September 2023
Nino Haratischvili: Juja

Next to the note 'Who is Jeanne Saré? lies the book 'Juja' and a pen.
© Scribe

A complex narrative that is both haunting and relentless in its exploration of dark emotional themes, Nino Haratischvili’s debut novel, Juja, will appeal to fans of unflinching contemporary writers like Evie Wyld.

Georgian German author Nino Haratischvili first exploded on to the UK’s translated literature scene in 2020, when her epic The Eighth Life (for Brilka) was longlisted for the International Booker prize, translated by Charlotte Collins and Ruth Martin. Since then, Scribe has kept up a steady drip-feed of her novels: last year saw the publication of My Soul Twin (tr. Charlotte Collins), and this month the appearance of her debut novel, Juja, in a lyrical, nuanced translation by Ruth Martin. Reader, make no mistake: The Eighth Life this is not. But for all those enthralled by the narrative complexities, technical boldness and sheer emotional power of Haratischvili’s work, this early novel is not to be missed.

While it may lack the bulk of The Eighth Life (an intergenerational family saga that comes in at an impressive 934 pages), Juja is an undertaking no less ambitious. One of the hallmarks of Haratischvili’s fiction is the ferocity with which she writes – for all the choppiness of the plot, which switches frequently between characters and years, her prose is unrelenting, a tidal wave that sweeps even the most unsuspecting reader into the story. Juja is the kind of breathless novel that seems to bear traces of how it was written.

In its urgency, its interwoven structure, its feminist bent and determined confrontation of dark themes – not least violence done to women – Juja may appeal to readers of unflinching contemporary fiction such as Evie Wyld’s The Bass Rock. From suicide to sexual violence, there’s plenty of trigger-warning territory here, yet Haratischvili treads a fine line with adroitness, forcefully conveying her story while remaining on just the right side of too much. The constantly shifting narrative perspective helps, whipping us out of a storyline whenever respite is needed, as do the passages of soaring lyricism that seem chiefly interested in exploring what language can do. These, like the rest of the novel, have been carefully rendered by Martin into a rich tapestry of words as unsettling as it is beautiful.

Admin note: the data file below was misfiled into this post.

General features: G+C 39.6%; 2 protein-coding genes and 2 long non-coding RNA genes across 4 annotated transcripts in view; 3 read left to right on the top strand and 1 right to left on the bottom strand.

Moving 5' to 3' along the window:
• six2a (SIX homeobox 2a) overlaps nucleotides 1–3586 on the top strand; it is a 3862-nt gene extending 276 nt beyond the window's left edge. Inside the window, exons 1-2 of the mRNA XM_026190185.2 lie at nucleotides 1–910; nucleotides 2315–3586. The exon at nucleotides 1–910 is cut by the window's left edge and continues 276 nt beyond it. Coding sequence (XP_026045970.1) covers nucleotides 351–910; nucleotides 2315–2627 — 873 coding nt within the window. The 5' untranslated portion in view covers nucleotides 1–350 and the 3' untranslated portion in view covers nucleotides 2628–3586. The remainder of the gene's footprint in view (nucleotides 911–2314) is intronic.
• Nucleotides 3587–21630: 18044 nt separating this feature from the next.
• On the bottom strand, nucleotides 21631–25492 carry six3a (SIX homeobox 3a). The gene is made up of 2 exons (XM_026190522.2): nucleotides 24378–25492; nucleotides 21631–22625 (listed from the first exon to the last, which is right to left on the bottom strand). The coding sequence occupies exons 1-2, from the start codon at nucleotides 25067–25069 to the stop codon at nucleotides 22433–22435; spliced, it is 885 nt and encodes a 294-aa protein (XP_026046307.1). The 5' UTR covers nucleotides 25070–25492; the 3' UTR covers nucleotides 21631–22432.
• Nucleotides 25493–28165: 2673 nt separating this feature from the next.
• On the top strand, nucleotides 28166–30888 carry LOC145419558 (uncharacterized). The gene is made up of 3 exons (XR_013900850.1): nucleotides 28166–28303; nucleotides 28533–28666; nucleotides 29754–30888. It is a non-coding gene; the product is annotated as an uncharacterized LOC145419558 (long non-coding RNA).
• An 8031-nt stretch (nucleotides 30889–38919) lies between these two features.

A novel of many narrative offshoots, Juja revolves around a central mystery: who was the mysterious Jeanne Saré, purported author of a little-known book that appears to have caused several young women’s suicides in the 1970s? Strands of the story dated 1953, 1968 and 1986 converge on those of two central protagonists living in 2004, both of whom travel spontaneously to Paris in search of Saré’s identity. Laura is a successful yet emotionally adrift professor who tenaciously resists the pull of the enigma before being dragged under in spectacular fashion; Francesca is an Australian mother who has suffered an unspeakable trauma and finds her internal monologue reflected in Saré’s writing.

This – the curious power of words to reach out across decades, to contain solace or sorrow, to shape lives or break them – is one of the key themes of Haratischvili’s novel, a subject of seemingly endless fascination to which she returns often. And it is this, perhaps, that makes her writing so compelling: beneath the many layers of darkness, the violence and suffering and emotional torment, there is written into the very fabric of this novel the idea that it is all just a story. What do we choose to do with our words; how do they affect ourselves and others in the world? Juja doesn’t pretend to offer any answers. Instead, it merely gives in to the urgent human desire to explore such questions: vivid, compulsive, sometimes horrifying, a veritable haunting in words.

About the author

Eleanor Updegraff is a committed bookworm with a particular penchant for literature in translation. She makes her living from words in all forms: as a ghostwriter, German–English translator, copy-editor and book reviewer, and author of short stories and creative non-fiction. She grew up in the UK and has lived in Austria in 2015, where she’s often to be found in a coffee shop or running around a lake

London library: Borrow the original German title of Juja.

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